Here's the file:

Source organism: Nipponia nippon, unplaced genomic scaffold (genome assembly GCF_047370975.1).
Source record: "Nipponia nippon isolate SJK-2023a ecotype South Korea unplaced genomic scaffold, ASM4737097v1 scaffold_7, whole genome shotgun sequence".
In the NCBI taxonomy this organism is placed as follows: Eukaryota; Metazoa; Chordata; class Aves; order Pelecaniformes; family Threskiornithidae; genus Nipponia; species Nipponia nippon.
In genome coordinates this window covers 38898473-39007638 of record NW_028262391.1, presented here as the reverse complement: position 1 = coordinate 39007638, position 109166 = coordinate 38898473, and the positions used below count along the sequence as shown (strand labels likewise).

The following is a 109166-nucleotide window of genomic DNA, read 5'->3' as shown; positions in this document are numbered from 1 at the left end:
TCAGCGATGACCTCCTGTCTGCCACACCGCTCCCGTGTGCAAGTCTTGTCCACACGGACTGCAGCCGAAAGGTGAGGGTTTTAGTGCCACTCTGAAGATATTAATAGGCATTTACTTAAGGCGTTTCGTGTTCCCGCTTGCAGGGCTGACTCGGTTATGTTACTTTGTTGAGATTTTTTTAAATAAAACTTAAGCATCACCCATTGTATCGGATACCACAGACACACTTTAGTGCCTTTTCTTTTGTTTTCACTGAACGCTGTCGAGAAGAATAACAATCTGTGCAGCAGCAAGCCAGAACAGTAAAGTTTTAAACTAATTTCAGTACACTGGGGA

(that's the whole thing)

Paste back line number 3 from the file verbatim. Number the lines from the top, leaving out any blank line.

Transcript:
In the NCBI taxonomy this organism is placed as follows: Eukaryota; Metazoa; Chordata; class Aves; order Pelecaniformes; family Threskiornithidae; genus Nipponia; species Nipponia nippon.